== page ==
NOTABLE QUOTABLE: “We’re very unproven at the goaltending position and that’s the most important position you have on a team.” – Hastings
2018-19 PREDICTION: It’s a sign of a great program when one can lose its top two scorers, its best defenseman and its best goalie and still be considered somewhat overwhelming league favorites. That goalie question, though, is huge: Because the other main contenders for the league title this year have experienced goalies returning to backstop them, Minnesota State’s lack of one is truly a huge question mark. But they’ve also won three league titles in the past four seasons and otherwise have ridiculous amounts of depth, so you can’t look past the defending champions to do the same thing once again.
HEAD COACH: Grant Potulny, entering his second season
2017-18 OVERALL RECORD: 25-15-3 (19-7-2-2 WCHA, second)
KEY RETURNING PLAYERS: Senior forward Adam Rockwood (8-40-48; Preseason WCHA Player of the Year); junior defenseman Philip Beaulieu (11-31-42; Preseason All-WCHA); senior goaltender Atte Tolvanen (.908 save percentage; Preseason All-WCHA); and senior forward Troy Loggins (23-24-47).
KEY LOSSES: Forward Robbie Payne (24-10-34); forward Zach Diamontoni (6-18-24); and defenseman Jordan Klimek (3-15-18).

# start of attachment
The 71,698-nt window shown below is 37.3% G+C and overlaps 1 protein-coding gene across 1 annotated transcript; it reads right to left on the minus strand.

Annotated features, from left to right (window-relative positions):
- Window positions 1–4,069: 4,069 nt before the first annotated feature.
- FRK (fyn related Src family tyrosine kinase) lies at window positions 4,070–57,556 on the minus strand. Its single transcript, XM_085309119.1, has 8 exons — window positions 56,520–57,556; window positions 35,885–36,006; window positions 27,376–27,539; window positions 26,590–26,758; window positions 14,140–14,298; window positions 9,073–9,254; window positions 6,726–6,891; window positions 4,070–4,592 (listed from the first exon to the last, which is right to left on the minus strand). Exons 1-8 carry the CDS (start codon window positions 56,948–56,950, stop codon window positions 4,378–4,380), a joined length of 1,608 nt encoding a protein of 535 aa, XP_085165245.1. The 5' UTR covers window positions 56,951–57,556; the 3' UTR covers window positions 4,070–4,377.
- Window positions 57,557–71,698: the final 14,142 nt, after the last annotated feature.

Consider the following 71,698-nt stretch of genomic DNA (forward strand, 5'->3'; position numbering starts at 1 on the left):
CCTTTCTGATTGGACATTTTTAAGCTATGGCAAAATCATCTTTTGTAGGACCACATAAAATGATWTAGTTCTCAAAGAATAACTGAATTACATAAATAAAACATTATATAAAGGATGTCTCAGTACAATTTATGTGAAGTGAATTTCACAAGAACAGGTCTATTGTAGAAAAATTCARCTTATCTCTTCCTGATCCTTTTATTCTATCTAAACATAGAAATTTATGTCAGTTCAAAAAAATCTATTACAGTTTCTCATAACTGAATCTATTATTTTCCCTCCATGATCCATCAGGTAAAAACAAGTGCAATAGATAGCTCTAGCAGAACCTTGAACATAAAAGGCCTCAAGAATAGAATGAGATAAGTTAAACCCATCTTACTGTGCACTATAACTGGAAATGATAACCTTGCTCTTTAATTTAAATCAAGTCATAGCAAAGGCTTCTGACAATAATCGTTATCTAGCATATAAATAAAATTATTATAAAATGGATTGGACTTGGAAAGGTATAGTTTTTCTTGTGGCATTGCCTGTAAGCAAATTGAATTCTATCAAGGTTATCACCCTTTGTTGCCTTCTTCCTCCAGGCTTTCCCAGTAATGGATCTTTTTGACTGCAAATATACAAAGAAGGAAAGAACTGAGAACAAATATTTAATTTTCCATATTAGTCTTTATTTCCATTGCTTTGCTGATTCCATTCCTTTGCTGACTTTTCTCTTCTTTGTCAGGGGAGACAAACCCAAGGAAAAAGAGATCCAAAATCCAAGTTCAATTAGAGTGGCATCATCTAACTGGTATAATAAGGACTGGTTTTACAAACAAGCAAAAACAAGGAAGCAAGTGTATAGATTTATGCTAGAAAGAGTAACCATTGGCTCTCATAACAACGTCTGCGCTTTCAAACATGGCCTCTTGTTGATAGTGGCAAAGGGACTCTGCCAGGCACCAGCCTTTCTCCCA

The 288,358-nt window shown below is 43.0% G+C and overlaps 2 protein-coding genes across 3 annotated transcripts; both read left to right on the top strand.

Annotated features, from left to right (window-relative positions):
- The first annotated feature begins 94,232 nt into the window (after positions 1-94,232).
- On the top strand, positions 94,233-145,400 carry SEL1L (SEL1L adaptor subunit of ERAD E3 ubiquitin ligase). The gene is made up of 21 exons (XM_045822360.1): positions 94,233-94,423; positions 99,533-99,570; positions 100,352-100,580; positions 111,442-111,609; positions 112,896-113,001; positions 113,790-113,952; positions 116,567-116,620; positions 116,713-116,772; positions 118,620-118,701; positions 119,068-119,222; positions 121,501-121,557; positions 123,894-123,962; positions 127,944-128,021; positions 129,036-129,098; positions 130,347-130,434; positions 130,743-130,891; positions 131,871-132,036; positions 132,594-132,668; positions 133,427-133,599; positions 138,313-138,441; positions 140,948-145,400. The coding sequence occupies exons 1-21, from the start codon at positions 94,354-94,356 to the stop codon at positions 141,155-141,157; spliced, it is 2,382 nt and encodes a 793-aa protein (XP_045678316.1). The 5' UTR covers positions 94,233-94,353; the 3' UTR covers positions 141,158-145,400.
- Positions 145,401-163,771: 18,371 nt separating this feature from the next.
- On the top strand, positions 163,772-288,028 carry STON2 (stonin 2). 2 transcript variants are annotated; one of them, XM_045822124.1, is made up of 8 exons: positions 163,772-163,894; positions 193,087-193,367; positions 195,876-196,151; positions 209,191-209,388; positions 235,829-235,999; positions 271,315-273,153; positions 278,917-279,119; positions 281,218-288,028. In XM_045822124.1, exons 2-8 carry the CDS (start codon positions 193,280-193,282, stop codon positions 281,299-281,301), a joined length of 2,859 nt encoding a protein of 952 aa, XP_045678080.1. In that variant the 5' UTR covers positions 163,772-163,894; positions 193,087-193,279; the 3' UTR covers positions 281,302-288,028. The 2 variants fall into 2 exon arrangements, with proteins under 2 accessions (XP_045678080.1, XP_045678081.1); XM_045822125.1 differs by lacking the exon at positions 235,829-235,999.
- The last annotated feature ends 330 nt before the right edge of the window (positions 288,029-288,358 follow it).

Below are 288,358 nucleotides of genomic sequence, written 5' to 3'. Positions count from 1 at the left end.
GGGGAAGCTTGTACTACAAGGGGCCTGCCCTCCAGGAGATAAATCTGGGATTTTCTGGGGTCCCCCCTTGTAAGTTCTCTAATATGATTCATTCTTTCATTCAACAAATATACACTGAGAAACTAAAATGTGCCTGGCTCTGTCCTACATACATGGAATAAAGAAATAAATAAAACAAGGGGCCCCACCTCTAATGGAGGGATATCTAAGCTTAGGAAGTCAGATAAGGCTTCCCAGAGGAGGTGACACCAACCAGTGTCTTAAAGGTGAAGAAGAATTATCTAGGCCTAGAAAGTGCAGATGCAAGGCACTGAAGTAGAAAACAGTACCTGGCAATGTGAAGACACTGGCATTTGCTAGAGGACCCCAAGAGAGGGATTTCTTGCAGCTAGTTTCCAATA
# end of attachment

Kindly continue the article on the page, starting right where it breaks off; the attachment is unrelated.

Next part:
KEY ADDITIONS: Defenseman Matt Acciaioli (4-23-27 with NAHL’s Corpus Christi IceRays); goaltender Nolan Kent (1.52 GAA and .934 save percentage with AJHL’s Spruce Grove Saints); forward Jarrett Lee (13-27-40 with NAHL’s Minnesota Magicians); and forward Griffin Loughran (18-24-42 with USHL’s Fargo Force).
1. Potulny said NMU’s incoming freshman class is so deep and talented that it’ll immediately compete for playing time, which leaves us wondering what veterans are going to lose playing time to a newcomer? This is the deepest NMU team, in general, in years.
2. With so many offensive-oriented forwards competing for ice time, it’ll be interesting to see how that competition for playing time translates into scoring. How scary can this team be this season?
NOTABLE QUOTABLE: “We’re going to rely heavily on our seniors. If you look at the history of college hockey and with teams that have been successful, most of the time they have seniors and most of the time their seniors have great years. That’s going to be very important for our group.” – Potulny
2018-19 PREDICTION: When most of NMU’s top returners make up the Preseason All-WCHA team, you know the Wildcats have a talented team to compete with MSU and MTU for the conference crown. The loss of Payne, who had great chemistry with Loggins, will be felt, but the Wildcats might have the most talented roster.